Have you noticed that you’re constantly being prompted to tip lately—or tip more—especially at places where doing so wasn’t common in the past?
It’s called “tip-flation,” and you’re not alone. About two-thirds of Americans have “tipping fatigue,” which is being asked for a tip when they don’t want to give one. It is one way you’re paying for “Bidenomics” and the higher costs it produces for businesses.
Since President Biden’s inauguration, businesses have seen prices rise about 16%, and those costs have been passed on to consumers in the form of higher prices. Over the last 2½ years, the cost of living has increased at rates not seen in four decades.
That has left workers demanding higher wages, and businesses without the profit margins to pay for them.
Likewise, businesses are aware that customers are getting squeezed from every angle, especially on necessities such as food, housing and transportation. Raising prices directly is likely to cause cost-conscious consumers to go elsewhere, and that’s where the guilt trip of tipping comes in.
To be clear, this new phenomenon is not about places like full-service restaurants where tipping has been common for ages, having become ingrained in the nation’s culture. In those establishments, Americans are among the best tippers in the world, and it is a highly efficient way to promote good service.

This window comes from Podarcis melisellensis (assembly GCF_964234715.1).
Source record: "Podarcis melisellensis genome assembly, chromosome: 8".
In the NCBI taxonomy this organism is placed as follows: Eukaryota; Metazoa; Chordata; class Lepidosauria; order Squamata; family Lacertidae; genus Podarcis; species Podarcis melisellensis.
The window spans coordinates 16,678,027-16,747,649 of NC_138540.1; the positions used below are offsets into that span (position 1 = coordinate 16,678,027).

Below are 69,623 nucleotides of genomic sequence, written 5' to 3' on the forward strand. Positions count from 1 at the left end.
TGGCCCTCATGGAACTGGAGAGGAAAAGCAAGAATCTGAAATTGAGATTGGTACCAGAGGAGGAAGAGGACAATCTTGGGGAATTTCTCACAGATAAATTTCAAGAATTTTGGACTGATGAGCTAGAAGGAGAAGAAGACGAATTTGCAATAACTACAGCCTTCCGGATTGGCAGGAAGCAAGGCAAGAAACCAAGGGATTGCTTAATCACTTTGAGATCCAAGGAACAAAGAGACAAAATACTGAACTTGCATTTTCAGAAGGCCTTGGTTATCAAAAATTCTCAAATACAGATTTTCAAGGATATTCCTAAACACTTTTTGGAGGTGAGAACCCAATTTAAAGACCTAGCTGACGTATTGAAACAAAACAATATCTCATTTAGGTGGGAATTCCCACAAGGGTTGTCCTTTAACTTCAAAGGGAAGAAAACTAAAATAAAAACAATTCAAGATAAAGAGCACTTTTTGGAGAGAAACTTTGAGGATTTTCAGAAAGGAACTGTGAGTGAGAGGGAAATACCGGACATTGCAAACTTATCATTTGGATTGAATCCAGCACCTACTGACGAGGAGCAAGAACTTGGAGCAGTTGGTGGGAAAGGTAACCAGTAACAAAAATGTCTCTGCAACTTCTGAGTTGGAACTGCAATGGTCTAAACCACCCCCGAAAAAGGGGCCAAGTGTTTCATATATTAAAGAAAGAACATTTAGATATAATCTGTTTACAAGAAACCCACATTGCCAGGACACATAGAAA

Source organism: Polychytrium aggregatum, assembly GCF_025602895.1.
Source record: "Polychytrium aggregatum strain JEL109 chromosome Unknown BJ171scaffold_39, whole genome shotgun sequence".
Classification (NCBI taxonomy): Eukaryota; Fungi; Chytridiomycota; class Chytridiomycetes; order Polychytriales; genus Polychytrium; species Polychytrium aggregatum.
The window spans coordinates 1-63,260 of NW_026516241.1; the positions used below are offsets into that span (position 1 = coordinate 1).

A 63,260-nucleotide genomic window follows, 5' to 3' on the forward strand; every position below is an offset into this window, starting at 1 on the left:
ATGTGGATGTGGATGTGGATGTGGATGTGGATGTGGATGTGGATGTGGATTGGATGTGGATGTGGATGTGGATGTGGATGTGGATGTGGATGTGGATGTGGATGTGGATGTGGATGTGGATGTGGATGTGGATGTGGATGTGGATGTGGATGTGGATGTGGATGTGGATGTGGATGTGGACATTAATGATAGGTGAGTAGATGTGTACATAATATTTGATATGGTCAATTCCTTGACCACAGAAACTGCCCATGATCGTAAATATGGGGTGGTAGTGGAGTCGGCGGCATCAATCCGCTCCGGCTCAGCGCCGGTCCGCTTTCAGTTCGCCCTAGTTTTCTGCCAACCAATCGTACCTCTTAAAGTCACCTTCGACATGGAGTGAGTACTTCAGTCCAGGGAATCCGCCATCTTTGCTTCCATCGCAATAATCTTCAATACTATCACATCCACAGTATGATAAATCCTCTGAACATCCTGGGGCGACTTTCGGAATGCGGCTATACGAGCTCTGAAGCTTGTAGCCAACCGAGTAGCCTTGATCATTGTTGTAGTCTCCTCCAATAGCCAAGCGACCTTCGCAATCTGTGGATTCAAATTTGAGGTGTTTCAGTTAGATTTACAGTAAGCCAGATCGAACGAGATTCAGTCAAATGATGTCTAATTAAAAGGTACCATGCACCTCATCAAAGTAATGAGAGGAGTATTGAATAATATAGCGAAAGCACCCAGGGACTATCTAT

But now people are being asked to extend that gratuity to the point of charity, including in some unusual places. It’s not uncommon today for kiosks, where you are taking your own order, to prompt customers for tips of 30%. Customers are even being prompted to tip in many fast-food and adjacent restaurants where you bus your own tray.
The size of tips being suggested is also alarming. At many establishments where tipping used to be considered optional, like coffee shops, customers are now presented with a screen of tip options upon paying, and 20% is the lowest one. One-third of people say they give large tips for things like a cup of coffee because they feel pressured to do so.
The demand for tips seems ubiquitous. Three-quarters of online food and beverage orders have prompts to tip staff. Even some stores and auto shops are laying the guilt trip on customers.
These extra costs add up in a big way. Aggregate tips increased over 25% in the third quarter of 2022 alone, but that’s ignored by most inflation measurements.
The Bureau of Labor Statistics will release July’s consumer price index data on Thursday. Without a doubt, it will show an acceleration of inflation from the previous month.
But something will be missing from the CPI: the cost of tipping.
That’s because, despite its utility, the CPI doesn’t include many costs that consumers pay daily. For example, the CPI includes the cost of food at a restaurant, or the price of a haircut, but not the tips paid on those services.
It also doesn’t capture the nontraditional ways in which people are being asked to tip today.
That means the CPI figures effectively overlook half the increase in the cost of eating out that customers have seen over the last year.
Tip-flation is just one of many examples that illustrates how official metrics fail to capture the full impact of inflation, which is the result of the government spending, borrowing, and printing too much money. But Bidenomics ignores all that, relying instead on the hidden tax of inflation to pay for multitrillion-dollar deficits.
More tips will hurt your wallet, but it won’t solve the problem. Reversing Bidenomics, however, will bring relief to workers, customers and businesses alike.
And that’s the best tip this economist can give.
This piece originally appeared in The Washington Times